I never saw Unit B in Chicago, but rest safe that it has a sweet new home in San Antonio and, as it opens its second show in its new digs, it has a faithful following. Taking over an extra apartment attached to a one-story house, the white-walled, two room gallery with kitchenette is homey. This is truly a set up that encourages living with art, sans furniture.
I'm reading a Joseph Heller novel right now—Something Happened (1971)—and it's all about a guy who obsesses over his wife, kids, boss, and girlfriends. His past, present, and future is bound up in one neurotic, dissatisfied stream of consciousness. With this book on my mind, I made my way up the flower-lined path to the domestic environment of Unit B.
Reconstructing the Mundane, curated by Kimberly Aubuchon and John Mata, inhabits its domestic gallery space well. Destina Olivares (Austin, TX) populated the kitchenette with a family resembling life-size paper dolls. A man's suit, woman's green 1960s dress with red-fringed apron, and a little girl's yellow sundress float on filament from the ceiling--she at her sink, he near an exposed pipe. Their two-sided outfits have been sewn out of a raw canvas-like material and threads are left hanging at the edges. A white wall phone and an old toaster have been constructed likewise, with new cloth cozies covered in heat-transferred photos of their real selves. The phone reads, “helpful” and the toaster, “useful.” The stitched job titles turn family relationships into blue collar uniforms.
We are all in our little roles together baking a pie.
installation view of works by Brian Dettmer
In the living room, books line the walls—not spine-out on a bookshelf—but carved out and hung back cover against the wall. Brian Dettmer (Chicago) uses old, illustrated books with scientific, cultural, and anthropological illustrations which he then obsessively carves out in successive layers until they come together in a 3-dimensional tableau. They want to be fun, but are mostly serious, because they dissect and flay antiquated subject matter. Dettmer’s comic books treated the same way are lighter, more colorful. The only object in the center of the room is Scoop (2003), a set of encyclopedias glued together and dug out from the top like a canoe. I like the idea of just dipping into information like ice cream, but I wish he hadn’t painted the outside over and repainted gold stripes on the spine. It makes them look too wooden when the dimpled dinosaur encyclopedia looks so beautiful today.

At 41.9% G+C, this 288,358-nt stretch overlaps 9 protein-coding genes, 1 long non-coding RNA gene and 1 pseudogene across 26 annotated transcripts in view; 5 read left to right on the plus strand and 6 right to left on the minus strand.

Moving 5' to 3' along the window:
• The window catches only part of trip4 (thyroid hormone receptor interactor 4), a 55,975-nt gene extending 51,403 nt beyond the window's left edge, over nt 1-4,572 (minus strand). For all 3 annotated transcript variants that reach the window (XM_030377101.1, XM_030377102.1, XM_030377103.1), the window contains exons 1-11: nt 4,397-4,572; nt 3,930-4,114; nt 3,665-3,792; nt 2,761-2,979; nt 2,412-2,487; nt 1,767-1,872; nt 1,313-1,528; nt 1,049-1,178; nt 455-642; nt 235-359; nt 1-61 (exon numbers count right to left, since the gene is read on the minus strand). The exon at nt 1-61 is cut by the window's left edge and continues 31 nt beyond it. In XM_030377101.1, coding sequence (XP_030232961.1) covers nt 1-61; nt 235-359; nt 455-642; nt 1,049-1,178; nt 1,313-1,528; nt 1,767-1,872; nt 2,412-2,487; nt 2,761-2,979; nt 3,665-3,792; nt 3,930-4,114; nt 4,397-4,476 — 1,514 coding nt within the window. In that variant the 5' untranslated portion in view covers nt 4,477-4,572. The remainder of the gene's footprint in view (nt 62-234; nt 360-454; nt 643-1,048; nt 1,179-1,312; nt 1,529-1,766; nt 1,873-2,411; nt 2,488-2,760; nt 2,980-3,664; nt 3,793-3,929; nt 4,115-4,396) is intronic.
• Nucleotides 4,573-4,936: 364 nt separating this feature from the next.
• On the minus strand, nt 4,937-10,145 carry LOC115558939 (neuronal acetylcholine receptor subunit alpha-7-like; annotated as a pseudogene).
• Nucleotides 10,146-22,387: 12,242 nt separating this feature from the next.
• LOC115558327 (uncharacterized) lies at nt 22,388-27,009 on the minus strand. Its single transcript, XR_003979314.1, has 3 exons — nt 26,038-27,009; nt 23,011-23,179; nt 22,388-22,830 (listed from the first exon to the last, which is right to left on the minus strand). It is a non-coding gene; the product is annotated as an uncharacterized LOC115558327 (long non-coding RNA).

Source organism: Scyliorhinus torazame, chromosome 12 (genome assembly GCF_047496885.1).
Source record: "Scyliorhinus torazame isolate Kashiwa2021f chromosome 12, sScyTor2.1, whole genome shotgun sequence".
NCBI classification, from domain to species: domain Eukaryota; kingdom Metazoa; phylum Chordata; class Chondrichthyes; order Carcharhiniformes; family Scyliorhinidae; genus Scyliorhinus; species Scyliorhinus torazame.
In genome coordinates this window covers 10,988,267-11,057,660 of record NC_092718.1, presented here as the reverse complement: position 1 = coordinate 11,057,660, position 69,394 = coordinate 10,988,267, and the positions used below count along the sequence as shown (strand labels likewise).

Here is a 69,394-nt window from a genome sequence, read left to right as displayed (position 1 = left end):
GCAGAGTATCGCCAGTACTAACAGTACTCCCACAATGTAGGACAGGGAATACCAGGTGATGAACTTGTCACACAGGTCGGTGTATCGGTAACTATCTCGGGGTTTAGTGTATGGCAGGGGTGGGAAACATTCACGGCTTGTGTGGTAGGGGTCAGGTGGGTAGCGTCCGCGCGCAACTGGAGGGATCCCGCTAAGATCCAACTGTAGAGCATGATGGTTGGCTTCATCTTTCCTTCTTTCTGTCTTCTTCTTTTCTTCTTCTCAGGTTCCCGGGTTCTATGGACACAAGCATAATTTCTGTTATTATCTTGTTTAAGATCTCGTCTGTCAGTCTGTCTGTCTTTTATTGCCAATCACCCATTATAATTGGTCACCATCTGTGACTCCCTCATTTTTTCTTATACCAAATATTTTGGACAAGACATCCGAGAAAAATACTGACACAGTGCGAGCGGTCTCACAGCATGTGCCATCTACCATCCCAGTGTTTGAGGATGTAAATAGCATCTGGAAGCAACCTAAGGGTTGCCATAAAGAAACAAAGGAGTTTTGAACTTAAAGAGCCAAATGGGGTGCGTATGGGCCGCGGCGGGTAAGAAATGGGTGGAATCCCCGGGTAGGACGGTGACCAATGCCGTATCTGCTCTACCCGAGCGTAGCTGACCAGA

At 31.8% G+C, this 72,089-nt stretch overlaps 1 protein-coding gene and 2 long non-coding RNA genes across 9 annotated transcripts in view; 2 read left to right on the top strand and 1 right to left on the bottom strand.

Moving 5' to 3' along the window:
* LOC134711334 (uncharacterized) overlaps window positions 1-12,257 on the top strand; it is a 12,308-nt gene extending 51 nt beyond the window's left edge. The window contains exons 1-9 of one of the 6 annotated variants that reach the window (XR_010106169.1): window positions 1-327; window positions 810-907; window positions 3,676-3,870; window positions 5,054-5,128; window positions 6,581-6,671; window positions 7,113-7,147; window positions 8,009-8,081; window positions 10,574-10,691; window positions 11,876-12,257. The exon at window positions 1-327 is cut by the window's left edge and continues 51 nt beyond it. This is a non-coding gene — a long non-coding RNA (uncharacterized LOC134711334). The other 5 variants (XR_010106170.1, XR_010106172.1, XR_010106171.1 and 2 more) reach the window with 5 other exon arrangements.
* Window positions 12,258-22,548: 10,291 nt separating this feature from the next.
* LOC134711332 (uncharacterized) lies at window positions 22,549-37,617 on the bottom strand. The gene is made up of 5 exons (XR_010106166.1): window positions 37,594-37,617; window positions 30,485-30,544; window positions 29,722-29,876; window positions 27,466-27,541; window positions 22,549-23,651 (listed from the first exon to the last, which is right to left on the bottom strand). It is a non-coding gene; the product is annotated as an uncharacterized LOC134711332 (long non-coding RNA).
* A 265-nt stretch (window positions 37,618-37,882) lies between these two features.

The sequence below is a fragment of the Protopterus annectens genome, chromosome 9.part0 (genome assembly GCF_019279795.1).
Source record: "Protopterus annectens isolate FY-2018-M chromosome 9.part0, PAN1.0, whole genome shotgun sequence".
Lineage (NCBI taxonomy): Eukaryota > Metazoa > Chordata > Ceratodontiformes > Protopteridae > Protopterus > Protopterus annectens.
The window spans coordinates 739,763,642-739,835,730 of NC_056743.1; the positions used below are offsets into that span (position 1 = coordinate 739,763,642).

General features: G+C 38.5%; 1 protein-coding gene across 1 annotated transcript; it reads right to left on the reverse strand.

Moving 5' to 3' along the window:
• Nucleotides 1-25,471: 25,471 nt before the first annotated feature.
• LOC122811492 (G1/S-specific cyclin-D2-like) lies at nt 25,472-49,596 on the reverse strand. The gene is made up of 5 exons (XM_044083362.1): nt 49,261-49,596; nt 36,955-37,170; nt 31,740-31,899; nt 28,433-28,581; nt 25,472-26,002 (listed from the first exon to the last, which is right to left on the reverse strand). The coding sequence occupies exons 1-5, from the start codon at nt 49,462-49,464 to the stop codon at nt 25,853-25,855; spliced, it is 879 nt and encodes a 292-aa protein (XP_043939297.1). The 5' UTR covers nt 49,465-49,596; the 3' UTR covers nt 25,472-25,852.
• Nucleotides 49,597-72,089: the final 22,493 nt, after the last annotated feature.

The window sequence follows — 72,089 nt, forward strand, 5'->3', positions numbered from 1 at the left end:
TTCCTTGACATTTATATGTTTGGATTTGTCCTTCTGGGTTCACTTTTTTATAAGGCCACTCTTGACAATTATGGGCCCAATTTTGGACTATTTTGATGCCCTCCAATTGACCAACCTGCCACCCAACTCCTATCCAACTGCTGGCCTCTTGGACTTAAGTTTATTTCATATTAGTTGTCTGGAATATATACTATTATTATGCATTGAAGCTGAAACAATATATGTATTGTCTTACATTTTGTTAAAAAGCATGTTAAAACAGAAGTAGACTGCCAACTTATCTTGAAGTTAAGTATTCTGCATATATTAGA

No home is complete without television. And Reconstructing the Mundane has its own flat screen to showcase the gorgeous Jezt Im Kino (Now in [the] Cinema) (2003) by Matthew Noel-Tod (London), While Dettmer shows us a surgical cutting away of books, Noel-Tod creates the dreamlike feeling of reading and imagining at the same time. The footage was taken while whizzing through Berlin—the music is Mozart’s 20th Concerto in D Minor—and the text that appears and disappears like subtitles comes from a mélange of books and movies. The artist’s cosmopolitan resume is filled with European education and exhibitions, and the text he pulls from literature and film reads like a Milan Kundera novel or a Truffaut script—where philosophy is an everyday condition of human experience. Being a sucker for that kind of stuff myself, I cheerfully gurgled over lines that sped by like:
MARIA DRIVES, HERMANN SITS NEXT TO HER
THEY ARE JUST LEAVING THE SUBURBS
AND COMING TO OPEN COUNTRY
PLEASE DON'T FORGET THAT I'M GIVING YOU EVERYTHING
ALL THE MONEY IT DOESN'T INTEREST ME ANYMORE
I HAVE GIVEN YOU EVERYTHING
MY WHOLE LIFE
THEY ARE NOW ON AN OPEN HIGHWAY
MARIA SPEEDS UP
THERE IS A SHARP CURVE IN THE HIGHWAY UP AHEAD
WHERE ARE YOU DRIVING US?
TO THE COUNTRY
Noel-Tod is deep in thought about representation and creation, what is real and unreal. His appropriated text and music combined with elegant filmmaking technique, takes other artist’s work and splices it into something fulfilling to multiple senses. The only thing missing is a pie baking in Unit B’s oven to waft in and make us at home.
Catherine Walworth is an artist and critic,Transplanted from the Midwest, based in Texas and likes dogs.
Reconstructing the Mundane is on view through May 5, 2006 at Unit B (Gallery)
500 Stieren Street at Cedar • San Antonio